Supporting the recommended paediatric dosing regimen for rufinamide using clinical trial simulation
Mathilde Marchand (1, 2), Eliane Fuseau (1), David Critchley (3)
(1) EMF consulting, Aix en Provence, France; (2) EA3286 Laboratoire de Toxicocinétique et Pharmacocinétique, Marseille, France; (3) EISAI Global Clinical development, UK
Background: Rufinamide marketing application was reviewed recently by the CHMP (Committee for medicinal products for human use), for the treatment of seizures associated with Lennox-Gastaut syndrome (LGS) as adjunctive therapy in patients 4 years and older. Relationships between pharmacokinetics, efficacy and safety parameters have been established. However, only one study had been conducted in patients with Lennox-Gastaut syndrome. To document the exposure in a larger population, simulations of exposure and efficacy under the proposed dosing regimen were performed, so that the main sources of variability could be understood and dosing regimens found to give exposure similar to that shown to be safe and efficacious in larger populations of patients with others types of epilepsy.
Methods: Monte Carlo simulations were used to investigate the effect on rufinamide exposure and efficacy in the patient population of different proposed dosing regimens. Four dosing regimens, varying in term of initial dose, dose increment and maximum daily dose were defined based on patient body weight from 4 to 35 years of age. Since exposure variability appeared to increase in children with body weight less than 30 kg, additional simulations of exposure were carried out in that population.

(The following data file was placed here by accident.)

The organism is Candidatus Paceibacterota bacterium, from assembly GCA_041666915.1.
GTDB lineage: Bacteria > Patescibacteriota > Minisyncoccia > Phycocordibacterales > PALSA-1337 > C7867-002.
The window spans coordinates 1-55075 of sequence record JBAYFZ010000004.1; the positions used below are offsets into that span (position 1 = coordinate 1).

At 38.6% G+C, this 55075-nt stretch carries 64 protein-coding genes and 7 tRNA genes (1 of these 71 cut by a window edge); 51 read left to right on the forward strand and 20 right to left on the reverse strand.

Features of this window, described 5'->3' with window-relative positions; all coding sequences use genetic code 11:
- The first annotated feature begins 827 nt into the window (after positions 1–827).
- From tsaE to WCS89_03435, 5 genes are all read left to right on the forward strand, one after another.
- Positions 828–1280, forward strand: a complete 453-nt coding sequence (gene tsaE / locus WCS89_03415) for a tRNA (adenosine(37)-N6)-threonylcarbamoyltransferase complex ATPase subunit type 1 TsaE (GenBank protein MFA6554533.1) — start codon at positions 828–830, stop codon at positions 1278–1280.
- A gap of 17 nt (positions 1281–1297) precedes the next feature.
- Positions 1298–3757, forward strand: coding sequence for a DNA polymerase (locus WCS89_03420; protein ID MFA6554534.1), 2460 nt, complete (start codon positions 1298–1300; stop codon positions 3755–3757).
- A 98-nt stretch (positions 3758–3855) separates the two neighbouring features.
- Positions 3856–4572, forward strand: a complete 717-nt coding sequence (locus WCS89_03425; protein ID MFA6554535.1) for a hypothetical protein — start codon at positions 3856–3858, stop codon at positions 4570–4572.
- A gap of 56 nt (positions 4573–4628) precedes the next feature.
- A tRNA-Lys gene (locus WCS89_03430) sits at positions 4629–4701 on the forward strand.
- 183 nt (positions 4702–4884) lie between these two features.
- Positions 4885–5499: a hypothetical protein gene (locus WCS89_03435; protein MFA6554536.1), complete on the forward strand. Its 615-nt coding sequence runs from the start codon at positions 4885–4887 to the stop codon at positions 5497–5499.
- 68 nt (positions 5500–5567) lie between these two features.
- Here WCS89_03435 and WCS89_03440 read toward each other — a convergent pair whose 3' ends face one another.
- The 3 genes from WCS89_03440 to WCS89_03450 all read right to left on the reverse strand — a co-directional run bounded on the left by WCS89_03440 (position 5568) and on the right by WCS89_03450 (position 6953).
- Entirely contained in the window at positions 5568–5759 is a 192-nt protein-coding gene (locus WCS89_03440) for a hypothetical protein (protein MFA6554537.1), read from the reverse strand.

Results/Conclusions: The simulations of the different dosing regimen resulted in rufinamide exposure similar to that observed during clinical trials. The results of the simulated total seizure frequency per day show a large variability, which was also observed in the LGS clinical study. The concentrations simulated in patients with a body weight less than 30 kg presented a large interindividual variability than other patients. Additional simulations demonstrated that this increased variability was due to greater valproate concentration in some of the children treated with rufinamide. Complementary investigations of maximum daily dose lead to propose maximum daily dose for patients less than 30 kg receiving antiepileptic drugs: rufinamide and valproate. This recommendation would ensure that children (less than 30 kg) treated with rufinamide and valproate concomitantly would not be overexposed to rufinamide.